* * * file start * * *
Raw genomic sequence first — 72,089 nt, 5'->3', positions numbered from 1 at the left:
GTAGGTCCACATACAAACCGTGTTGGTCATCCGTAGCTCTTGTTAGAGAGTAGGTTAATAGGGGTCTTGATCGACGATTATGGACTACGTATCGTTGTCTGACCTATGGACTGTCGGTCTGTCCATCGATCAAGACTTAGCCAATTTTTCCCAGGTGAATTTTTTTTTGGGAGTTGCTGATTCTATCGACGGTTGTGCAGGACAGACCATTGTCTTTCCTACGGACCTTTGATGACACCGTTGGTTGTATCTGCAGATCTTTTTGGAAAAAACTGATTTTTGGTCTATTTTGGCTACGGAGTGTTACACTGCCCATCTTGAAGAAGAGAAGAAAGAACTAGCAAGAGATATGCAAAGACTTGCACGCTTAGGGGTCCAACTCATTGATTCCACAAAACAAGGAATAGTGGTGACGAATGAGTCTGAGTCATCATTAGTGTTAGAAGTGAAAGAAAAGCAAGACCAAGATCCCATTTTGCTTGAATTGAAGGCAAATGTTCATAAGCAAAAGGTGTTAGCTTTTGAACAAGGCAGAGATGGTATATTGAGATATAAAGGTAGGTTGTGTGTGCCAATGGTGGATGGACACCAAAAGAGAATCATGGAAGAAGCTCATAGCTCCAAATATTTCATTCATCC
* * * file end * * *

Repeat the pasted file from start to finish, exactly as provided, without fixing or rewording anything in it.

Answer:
Raw genomic sequence first — 72,089 nt, 5'->3', positions numbered from 1 at the left:
GTAGGTCCACATACAAACCGTGTTGGTCATCCGTAGCTCTTGTTAGAGAGTAGGTTAATAGGGGTCTTGATCGACGATTATGGACTACGTATCGTTGTCTGACCTATGGACTGTCGGTCTGTCCATCGATCAAGACTTAGCCAATTTTTCCCAGGTGAATTTTTTTTTGGGAGTTGCTGATTCTATCGACGGTTGTGCAGGACAGACCATTGTCTTTCCTACGGACCTTTGATGACACCGTTGGTTGTATCTGCAGATCTTTTTGGAAAAAACTGATTTTTGGTCTATTTTGGCTACGGAGTGTTACACTGCCCATCTTGAAGAAGAGAAGAAAGAACTAGCAAGAGATATGCAAAGACTTGCACGCTTAGGGGTCCAACTCATTGATTCCACAAAACAAGGAATAGTGGTGACGAATGAGTCTGAGTCATCATTAGTGTTAGAAGTGAAAGAAAAGCAAGACCAAGATCCCATTTTGCTTGAATTGAAGGCAAATGTTCATAAGCAAAAGGTGTTAGCTTTTGAACAAGGCAGAGATGGTATATTGAGATATAAAGGTAGGTTGTGTGTGCCAATGGTGGATGGACACCAAAAGAGAATCATGGAAGAAGCTCATAGCTCCAAATATTTCATTCATCC